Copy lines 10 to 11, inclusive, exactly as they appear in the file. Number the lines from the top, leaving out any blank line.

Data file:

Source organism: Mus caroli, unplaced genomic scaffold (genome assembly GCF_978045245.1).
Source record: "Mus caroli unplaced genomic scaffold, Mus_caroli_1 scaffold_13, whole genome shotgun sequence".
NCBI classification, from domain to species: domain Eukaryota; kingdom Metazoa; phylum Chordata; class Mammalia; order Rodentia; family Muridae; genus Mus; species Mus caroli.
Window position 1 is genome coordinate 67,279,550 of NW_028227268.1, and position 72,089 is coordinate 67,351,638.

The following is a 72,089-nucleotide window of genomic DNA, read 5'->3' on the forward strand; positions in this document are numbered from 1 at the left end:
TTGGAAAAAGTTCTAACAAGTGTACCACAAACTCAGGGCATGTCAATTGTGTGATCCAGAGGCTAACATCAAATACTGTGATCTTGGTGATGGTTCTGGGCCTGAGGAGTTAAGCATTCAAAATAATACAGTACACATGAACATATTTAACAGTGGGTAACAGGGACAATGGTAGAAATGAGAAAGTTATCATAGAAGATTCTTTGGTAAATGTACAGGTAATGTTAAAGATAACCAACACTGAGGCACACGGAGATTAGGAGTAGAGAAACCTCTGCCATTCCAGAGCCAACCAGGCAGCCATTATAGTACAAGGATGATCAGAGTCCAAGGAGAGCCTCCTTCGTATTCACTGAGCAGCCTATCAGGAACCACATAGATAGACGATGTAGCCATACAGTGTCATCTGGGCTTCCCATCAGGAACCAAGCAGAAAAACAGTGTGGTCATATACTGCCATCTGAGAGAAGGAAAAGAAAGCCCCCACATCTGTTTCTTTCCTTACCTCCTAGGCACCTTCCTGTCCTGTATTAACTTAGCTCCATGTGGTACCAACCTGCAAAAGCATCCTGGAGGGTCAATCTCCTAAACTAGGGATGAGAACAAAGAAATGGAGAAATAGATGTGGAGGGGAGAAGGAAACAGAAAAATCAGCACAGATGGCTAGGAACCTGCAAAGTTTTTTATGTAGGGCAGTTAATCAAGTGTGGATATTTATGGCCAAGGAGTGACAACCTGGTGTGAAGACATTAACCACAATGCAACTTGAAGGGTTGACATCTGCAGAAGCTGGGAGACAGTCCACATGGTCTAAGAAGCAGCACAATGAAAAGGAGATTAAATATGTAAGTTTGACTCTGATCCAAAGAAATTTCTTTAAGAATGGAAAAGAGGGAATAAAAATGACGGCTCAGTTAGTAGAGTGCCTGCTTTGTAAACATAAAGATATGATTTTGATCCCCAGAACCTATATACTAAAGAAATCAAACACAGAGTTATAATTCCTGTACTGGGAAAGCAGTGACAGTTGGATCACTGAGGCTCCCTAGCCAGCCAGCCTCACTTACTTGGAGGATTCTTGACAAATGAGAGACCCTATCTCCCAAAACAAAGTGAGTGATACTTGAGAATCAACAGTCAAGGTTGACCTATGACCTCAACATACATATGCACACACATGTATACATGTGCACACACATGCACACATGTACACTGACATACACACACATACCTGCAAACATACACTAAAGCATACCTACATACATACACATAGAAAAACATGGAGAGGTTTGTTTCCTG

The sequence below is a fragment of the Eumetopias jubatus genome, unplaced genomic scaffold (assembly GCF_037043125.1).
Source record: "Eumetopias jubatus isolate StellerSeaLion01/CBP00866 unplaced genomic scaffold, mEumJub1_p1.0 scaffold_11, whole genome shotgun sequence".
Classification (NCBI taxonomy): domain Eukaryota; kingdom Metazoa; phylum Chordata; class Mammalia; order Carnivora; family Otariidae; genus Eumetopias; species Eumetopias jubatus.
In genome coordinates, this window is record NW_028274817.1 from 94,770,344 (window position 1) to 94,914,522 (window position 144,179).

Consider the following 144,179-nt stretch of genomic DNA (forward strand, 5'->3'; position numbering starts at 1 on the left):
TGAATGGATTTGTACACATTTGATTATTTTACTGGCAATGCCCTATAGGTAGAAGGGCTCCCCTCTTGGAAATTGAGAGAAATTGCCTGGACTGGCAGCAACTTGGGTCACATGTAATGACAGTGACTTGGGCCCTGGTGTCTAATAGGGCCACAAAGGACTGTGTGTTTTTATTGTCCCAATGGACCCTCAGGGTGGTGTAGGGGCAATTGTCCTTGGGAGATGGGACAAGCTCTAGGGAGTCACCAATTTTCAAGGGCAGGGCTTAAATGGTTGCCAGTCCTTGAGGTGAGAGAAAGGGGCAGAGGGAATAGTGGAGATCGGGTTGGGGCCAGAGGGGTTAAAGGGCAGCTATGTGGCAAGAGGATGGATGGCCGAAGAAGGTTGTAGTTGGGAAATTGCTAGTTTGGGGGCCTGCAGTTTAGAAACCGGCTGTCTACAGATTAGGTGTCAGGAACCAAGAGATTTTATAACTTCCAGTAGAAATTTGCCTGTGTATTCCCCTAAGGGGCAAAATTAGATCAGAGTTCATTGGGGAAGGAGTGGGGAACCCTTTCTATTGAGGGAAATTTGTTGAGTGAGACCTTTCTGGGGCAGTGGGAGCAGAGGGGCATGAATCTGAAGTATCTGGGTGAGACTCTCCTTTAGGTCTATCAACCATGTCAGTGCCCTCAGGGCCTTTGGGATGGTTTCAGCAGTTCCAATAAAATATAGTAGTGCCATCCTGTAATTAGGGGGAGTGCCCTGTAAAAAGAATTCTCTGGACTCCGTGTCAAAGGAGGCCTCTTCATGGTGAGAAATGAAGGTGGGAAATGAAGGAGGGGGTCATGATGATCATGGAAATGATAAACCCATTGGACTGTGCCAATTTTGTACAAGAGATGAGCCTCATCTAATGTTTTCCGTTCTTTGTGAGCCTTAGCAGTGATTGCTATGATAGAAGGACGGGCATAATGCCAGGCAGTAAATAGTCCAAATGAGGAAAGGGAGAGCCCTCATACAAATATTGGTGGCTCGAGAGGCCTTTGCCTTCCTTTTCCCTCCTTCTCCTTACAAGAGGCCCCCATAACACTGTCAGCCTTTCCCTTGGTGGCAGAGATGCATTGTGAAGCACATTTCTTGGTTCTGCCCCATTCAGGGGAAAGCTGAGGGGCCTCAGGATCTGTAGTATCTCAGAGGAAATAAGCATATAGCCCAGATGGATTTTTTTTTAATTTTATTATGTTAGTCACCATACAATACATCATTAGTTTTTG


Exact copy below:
In genome coordinates, this window is record NW_028274817.1 from 94,770,344 (window position 1) to 94,914,522 (window position 144,179).

Consider the following 144,179-nt stretch of genomic DNA (forward strand, 5'->3'; position numbering starts at 1 on the left):